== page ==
Human Error at the Polls

The fiasco on Primary Day last month, when some polling stations opened late and new equipment failed to record votes, was more than a failure of new technology. It was the result of a series of errors by human beings, including those in decision-making positions at the Board of Elections.

Unqualified workers were hired to supervise the voting process. Some workers received no training, despite the fact that voters were confronted with an entirely new voting system–one that, weirdly, was advertised as the latest in high technology even though it required the use of paper ballots. The Board of Elections waited until the last minute to test the new system, having declined to participate in a pilot program last year.

A City Council hearing earlier this week confirmed what many people suspected: Human error, more than technological glitches, caused the problems. Council members, including Speaker Christine Quinn, learned that about 15 percent of the 26,000 workers hired to supervise the election process flunked a basic written test. They were hired anyway, and some were given no training for their assignment. Why? The board was so utterly unprepared that it needed to fill these positions with, basically, anybody who was available to work for a few hours on Primary Day.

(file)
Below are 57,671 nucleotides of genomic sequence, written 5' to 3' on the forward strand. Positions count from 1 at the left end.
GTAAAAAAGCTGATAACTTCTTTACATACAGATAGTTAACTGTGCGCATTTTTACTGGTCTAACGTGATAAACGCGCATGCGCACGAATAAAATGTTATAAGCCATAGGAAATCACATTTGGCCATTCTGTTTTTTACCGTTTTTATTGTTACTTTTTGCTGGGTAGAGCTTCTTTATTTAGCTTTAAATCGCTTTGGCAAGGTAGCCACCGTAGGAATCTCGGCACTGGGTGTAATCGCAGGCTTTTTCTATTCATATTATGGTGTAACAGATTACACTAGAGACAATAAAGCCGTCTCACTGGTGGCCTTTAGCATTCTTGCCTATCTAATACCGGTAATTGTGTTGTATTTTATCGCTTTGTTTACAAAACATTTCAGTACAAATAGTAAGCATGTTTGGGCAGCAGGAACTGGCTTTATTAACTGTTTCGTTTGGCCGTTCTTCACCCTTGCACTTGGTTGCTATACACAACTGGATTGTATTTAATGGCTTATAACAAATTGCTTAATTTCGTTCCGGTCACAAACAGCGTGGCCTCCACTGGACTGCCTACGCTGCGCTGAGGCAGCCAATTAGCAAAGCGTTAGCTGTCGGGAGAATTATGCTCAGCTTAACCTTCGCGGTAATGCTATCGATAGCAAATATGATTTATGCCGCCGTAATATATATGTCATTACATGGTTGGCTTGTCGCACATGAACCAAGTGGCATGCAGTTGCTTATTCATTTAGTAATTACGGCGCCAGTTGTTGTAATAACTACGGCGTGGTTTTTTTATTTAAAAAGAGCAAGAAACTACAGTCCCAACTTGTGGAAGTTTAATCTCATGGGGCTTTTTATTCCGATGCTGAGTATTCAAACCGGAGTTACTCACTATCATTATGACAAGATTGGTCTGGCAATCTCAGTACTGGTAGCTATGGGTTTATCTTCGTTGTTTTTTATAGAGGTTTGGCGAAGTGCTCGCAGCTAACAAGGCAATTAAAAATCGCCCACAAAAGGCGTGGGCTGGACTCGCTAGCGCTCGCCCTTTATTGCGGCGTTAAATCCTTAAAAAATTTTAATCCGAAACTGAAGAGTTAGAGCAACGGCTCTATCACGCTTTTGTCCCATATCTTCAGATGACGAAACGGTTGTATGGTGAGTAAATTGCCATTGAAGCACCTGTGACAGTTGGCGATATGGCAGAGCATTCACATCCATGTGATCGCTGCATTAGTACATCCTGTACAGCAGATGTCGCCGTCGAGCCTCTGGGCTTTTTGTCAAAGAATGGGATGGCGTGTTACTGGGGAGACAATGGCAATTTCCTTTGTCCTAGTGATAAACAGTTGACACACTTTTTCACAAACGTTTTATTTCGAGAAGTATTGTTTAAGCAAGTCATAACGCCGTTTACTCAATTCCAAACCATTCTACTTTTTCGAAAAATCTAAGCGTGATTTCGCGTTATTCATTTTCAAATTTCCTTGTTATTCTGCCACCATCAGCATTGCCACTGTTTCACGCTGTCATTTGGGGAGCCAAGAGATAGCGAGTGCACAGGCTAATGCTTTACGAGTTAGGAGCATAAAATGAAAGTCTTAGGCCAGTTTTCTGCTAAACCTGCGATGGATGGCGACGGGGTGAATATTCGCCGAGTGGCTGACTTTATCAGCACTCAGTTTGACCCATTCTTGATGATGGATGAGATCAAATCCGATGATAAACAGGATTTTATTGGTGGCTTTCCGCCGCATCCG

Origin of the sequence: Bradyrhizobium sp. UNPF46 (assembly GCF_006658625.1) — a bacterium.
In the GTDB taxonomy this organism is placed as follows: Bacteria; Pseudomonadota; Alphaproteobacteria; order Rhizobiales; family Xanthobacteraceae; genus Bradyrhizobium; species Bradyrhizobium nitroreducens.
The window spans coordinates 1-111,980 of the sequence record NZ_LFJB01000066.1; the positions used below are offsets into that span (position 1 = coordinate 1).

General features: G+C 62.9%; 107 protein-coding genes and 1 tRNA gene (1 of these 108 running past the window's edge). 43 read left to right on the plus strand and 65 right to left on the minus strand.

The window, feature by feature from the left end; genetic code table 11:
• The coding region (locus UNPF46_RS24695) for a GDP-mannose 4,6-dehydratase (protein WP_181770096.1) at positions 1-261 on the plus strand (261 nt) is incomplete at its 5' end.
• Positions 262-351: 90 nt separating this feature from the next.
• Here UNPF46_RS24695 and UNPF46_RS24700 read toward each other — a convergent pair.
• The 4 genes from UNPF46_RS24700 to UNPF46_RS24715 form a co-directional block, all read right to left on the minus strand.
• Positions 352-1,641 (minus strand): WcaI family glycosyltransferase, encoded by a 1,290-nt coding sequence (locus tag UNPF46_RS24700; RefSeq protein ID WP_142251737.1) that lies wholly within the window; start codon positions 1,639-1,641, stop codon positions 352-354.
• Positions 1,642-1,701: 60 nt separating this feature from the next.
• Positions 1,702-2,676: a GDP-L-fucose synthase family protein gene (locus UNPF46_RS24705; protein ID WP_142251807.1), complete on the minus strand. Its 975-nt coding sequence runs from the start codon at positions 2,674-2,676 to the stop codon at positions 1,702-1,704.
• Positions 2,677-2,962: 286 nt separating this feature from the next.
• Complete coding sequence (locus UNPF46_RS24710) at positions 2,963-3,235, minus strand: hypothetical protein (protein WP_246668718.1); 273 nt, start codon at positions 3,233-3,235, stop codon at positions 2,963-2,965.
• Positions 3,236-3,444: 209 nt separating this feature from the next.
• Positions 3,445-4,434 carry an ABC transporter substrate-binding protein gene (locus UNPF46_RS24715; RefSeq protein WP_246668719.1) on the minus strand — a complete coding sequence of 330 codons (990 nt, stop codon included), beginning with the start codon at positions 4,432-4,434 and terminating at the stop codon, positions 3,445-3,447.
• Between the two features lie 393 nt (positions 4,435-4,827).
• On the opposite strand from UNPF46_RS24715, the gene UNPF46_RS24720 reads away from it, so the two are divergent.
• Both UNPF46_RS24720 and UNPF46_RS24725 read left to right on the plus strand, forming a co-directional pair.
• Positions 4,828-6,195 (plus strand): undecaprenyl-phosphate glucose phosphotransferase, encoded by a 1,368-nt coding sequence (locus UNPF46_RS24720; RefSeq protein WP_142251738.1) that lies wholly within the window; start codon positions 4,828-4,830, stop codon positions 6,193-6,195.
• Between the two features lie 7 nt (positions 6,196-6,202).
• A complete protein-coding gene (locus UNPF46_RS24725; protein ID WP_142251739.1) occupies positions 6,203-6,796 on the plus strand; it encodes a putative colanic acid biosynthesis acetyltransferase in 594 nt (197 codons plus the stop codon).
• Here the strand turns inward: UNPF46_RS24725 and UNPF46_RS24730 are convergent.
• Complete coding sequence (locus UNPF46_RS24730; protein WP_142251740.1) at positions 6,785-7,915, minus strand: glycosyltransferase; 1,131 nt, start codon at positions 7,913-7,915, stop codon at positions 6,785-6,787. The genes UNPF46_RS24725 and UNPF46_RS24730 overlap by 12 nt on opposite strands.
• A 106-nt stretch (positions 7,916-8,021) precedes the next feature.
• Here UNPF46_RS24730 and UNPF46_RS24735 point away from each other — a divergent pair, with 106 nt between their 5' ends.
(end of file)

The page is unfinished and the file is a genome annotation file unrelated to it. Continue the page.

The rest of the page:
This would be shocking under any circumstances. But Primary Day was no ordinary election–it marked the debut of a new voting system that replaced the city’s venerable lever machines. Instead, voters marked their ballots on paper–just as they did in, oh, the 19th century–and the paper was run through an optical scanner. But some scanners didn’t work, and some voters were asked to hand their ballots to workers for scanning purposes, a process that didn’t do much for the idea of a “secret ballot.”

The new system seemed to work fine in 47 counties upstate, where local election officials participated in a dry run of the new equipment last year. The New York City Board of Elections, in its wisdom, apparently considered Primary Day a dry run.

Fixing the new technology is one thing. Fixing the Board of Elections may require a good deal more oversight from the Council.

editorial@observer.com